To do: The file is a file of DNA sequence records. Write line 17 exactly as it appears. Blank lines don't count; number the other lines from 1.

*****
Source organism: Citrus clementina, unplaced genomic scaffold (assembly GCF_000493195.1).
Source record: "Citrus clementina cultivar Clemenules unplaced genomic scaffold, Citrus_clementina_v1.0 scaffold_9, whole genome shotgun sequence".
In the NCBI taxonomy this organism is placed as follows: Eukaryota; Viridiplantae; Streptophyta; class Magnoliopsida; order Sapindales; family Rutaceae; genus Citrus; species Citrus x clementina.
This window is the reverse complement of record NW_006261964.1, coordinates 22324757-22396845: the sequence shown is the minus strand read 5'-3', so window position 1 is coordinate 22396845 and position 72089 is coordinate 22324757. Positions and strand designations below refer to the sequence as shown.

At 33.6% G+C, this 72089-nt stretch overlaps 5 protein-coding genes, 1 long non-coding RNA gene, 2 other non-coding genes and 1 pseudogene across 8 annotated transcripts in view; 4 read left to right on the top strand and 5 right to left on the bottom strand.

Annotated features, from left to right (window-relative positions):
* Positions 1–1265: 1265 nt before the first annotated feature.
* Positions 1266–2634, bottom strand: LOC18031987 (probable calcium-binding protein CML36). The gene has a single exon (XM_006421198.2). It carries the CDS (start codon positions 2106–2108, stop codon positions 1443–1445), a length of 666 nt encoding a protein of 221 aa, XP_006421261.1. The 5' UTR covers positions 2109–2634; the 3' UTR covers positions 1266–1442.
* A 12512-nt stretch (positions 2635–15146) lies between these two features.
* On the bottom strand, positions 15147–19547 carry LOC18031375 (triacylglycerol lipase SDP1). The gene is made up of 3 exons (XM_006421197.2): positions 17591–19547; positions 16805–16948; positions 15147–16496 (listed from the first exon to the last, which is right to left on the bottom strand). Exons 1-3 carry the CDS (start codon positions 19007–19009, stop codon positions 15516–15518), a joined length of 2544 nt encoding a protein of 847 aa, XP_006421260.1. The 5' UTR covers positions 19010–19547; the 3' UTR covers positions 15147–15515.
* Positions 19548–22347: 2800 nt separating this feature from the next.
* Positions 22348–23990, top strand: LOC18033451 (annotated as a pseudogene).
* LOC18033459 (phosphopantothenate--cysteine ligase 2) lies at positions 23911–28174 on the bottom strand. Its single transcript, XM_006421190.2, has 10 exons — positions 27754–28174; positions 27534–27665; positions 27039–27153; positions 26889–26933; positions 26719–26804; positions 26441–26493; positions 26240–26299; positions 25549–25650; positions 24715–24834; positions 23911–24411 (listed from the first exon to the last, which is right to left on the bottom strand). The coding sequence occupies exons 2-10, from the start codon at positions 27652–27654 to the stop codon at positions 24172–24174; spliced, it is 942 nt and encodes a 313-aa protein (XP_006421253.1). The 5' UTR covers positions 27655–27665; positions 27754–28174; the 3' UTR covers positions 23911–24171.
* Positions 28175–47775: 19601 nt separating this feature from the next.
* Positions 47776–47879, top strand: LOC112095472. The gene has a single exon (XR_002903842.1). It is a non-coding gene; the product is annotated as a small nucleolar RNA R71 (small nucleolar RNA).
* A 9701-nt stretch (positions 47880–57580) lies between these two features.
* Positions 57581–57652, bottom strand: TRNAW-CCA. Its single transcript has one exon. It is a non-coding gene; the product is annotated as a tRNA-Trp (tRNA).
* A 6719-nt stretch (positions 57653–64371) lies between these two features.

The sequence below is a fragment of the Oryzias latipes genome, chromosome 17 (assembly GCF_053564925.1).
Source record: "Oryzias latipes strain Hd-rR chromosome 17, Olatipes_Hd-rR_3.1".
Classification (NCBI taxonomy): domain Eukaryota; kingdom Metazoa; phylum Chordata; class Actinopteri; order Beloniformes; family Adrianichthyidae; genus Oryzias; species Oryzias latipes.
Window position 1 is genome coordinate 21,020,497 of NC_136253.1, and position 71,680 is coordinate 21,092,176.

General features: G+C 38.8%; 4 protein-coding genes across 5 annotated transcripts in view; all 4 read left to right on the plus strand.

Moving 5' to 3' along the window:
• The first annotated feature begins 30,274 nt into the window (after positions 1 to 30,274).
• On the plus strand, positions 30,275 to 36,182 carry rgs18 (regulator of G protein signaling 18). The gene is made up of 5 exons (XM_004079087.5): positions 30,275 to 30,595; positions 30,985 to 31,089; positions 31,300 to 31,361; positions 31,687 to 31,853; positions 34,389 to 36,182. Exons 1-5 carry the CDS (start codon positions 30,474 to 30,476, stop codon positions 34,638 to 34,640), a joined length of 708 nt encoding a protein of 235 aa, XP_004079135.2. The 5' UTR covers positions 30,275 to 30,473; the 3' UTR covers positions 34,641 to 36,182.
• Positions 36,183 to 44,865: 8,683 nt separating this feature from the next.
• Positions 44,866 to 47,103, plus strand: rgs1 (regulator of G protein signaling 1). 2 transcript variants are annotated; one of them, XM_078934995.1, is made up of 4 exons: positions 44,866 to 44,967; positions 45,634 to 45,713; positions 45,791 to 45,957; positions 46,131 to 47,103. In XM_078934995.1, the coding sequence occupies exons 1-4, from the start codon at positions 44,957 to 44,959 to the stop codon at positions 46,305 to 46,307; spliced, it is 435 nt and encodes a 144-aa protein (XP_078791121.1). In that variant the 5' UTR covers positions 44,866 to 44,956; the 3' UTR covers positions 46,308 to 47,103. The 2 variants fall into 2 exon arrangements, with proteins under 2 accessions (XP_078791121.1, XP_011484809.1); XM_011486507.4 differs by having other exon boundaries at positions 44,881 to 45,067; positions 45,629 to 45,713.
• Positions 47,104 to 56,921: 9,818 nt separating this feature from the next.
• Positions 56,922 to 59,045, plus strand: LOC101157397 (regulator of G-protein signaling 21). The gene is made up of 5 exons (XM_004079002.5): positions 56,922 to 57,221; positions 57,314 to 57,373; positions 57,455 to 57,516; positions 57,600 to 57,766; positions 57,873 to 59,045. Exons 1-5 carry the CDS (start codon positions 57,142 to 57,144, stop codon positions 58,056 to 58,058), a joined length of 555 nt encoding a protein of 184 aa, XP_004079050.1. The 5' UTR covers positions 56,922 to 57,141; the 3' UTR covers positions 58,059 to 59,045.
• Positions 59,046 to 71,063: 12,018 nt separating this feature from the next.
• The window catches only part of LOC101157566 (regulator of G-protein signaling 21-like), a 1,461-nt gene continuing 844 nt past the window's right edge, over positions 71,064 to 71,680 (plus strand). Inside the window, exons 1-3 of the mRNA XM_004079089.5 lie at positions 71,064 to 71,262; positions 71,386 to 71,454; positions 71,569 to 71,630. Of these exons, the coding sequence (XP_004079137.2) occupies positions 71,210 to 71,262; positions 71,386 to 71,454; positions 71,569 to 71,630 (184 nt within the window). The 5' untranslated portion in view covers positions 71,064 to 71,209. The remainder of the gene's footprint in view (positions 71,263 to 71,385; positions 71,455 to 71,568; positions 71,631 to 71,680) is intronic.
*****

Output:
* Positions 57581–57652, bottom strand: TRNAW-CCA. Its single transcript has one exon. It is a non-coding gene; the product is annotated as a tRNA-Trp (tRNA).